Even with parts missing where the light shines through, the inherent beauty and grace of these ancient ollas, or water jars, is unforgettable. They are a reminder of our past as a human species. Our yesterday.
But they could be part of our future as well. A new physics theory asserts that time may be fluid, allowing the past, present, and future to exist simultaneously.
If that is true, somewhere, a thousand years from now, an archaeologist is fitting together broken teacups and barbecue platters, wondering what our civilization must have been like! Our tomorrow.
A people without history is like
wind through buffalo grass. ~Teton Sioux proverb~
Squaring the circle was an ancient Euclidean geometry problem that tried to construct a circle with the same area as a square. Mathematicians, being the type of people they are, thought this concept of perfection would be really cool to prove.
Alas, it proved to be impossible. They spent countless hours over several centuries coming close, but never reaching the ultimate goal.
It is one of our endearing qualities as human beings. We continually strive for the impossible. Our challenge, it seems to me, is to be able to recognize when “close enough” is “good enough.”
The thing about performance, even if it’s only an illusion, is that it is a celebration of the fact that we do contain within ourselves infinite possibilities. ~Daniel Day-Lewis~
One of the fun parts about writing the Pegasus Quincy mystery series is to revisit favorite haunts of mine in the Verde Valley. This low-water crossing is featured in the SILENCE OF WEST FORK.
Peg has just discovered that a possible witness to a murder lives in a hidden shack on the other side of this bridge. But it is a low-water crossing. That means she has to drive through water, hoping that her car won’t slip off either side before she reaches dry land on the other side.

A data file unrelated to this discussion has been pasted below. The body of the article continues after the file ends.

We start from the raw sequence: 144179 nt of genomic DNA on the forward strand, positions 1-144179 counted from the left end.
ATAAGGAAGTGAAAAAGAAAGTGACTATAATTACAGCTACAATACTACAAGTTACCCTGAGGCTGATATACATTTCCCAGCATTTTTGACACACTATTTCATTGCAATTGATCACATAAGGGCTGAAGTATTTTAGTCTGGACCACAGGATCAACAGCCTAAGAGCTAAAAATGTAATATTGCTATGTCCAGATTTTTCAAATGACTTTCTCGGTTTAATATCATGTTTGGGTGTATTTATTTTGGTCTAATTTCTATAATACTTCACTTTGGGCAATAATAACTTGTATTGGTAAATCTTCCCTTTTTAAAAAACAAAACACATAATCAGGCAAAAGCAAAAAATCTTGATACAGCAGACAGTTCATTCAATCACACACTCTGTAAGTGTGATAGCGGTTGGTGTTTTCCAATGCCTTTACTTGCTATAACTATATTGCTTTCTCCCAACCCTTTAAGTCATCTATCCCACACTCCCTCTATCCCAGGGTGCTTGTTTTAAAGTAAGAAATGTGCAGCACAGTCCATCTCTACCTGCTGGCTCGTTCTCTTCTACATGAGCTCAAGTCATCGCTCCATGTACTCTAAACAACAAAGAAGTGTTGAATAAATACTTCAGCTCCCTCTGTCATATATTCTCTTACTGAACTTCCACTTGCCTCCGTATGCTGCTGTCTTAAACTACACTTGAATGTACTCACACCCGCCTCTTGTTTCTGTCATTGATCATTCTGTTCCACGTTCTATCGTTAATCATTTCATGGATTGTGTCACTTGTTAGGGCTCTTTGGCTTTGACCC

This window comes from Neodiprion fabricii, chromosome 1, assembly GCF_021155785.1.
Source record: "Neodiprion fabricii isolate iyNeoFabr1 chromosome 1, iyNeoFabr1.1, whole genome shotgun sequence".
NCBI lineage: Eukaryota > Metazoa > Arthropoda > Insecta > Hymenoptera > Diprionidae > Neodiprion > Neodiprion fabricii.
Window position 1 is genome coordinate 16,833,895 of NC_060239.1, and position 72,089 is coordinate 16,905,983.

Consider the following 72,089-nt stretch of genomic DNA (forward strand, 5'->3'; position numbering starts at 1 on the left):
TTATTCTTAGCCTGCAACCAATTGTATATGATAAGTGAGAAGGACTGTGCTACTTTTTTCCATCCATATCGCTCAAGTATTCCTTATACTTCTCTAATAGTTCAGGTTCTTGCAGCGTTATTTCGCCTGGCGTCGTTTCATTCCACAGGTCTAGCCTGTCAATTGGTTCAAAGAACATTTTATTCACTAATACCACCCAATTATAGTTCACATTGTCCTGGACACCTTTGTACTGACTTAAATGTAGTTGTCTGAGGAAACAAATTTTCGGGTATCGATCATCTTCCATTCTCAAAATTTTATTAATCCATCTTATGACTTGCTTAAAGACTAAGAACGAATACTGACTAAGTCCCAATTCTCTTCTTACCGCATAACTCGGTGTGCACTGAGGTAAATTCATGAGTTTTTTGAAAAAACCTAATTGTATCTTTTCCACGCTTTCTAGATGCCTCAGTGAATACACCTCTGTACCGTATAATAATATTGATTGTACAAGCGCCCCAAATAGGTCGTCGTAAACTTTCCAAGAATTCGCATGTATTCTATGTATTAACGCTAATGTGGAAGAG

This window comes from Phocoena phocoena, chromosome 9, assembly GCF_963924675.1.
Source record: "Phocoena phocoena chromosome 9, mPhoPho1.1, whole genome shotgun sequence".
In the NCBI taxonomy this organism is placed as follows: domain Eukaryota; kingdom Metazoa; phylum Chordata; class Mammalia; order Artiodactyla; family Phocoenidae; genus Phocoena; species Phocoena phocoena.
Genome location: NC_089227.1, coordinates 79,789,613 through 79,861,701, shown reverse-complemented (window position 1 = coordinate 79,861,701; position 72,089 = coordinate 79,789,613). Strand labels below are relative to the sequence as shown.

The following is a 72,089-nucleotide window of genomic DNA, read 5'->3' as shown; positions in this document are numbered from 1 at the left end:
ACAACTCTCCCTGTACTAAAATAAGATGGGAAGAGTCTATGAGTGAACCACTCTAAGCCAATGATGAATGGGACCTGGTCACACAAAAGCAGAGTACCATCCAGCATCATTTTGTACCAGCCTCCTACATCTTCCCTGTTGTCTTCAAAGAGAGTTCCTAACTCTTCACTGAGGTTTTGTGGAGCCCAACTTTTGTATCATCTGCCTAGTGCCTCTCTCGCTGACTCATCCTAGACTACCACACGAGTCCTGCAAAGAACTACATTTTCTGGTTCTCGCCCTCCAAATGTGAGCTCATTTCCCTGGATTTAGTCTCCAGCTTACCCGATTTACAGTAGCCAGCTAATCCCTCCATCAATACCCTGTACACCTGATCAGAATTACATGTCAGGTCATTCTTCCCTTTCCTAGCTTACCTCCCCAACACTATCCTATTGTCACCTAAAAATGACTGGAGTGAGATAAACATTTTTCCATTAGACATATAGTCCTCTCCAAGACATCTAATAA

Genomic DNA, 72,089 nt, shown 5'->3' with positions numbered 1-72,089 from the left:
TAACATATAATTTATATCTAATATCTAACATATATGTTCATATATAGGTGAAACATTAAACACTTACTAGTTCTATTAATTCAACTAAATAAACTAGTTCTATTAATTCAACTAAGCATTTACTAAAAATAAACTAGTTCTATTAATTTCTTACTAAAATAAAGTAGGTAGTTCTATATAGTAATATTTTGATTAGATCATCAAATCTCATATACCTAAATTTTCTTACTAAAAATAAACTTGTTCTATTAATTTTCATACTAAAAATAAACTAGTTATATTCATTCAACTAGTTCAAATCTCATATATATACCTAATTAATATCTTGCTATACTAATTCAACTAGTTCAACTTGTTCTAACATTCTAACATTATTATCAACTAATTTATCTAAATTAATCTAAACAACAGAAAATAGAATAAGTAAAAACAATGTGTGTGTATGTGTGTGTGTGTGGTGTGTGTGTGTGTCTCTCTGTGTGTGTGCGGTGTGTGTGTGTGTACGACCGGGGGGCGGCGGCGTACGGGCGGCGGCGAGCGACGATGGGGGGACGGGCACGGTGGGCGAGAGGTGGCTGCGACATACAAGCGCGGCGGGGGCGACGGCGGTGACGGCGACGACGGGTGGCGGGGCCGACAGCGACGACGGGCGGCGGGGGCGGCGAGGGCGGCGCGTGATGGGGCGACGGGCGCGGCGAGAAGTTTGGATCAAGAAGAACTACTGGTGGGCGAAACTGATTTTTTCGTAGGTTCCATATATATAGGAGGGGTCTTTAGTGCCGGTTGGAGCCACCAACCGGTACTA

Today, the water is low. When she returns, it may be impossible to cross.
Life is not risk-free, whether in fiction or in the real-life adventures we all face, every day.
They crisscross the sky like a gigantic tic-tac-toe game, the contrails of the jets that are too high to see, but there just the same. Because the Verde Valley is right on the fly way, we get traffic from Phoenix’s Sky Harbor to points west such as Los Angeles and points east such as Chicago. That’s a lot of planes!
Although their absence was striking during the once-in-a-lifetime shutdown of all air traffic after the 9-11 tragedy, we don’t often look up and notice contrails. They are just there, visible proof of our busyness as individuals and our affluence as a nation.
Do we take the same approach with the loved ones in our life? Accepted in their continual presence, only noticed and missed when they are absent. Perhaps we need to appreciate more and take for granted less!
Mi taku oyasin
[translation: We are all related.]
~Lakota Sioux saying~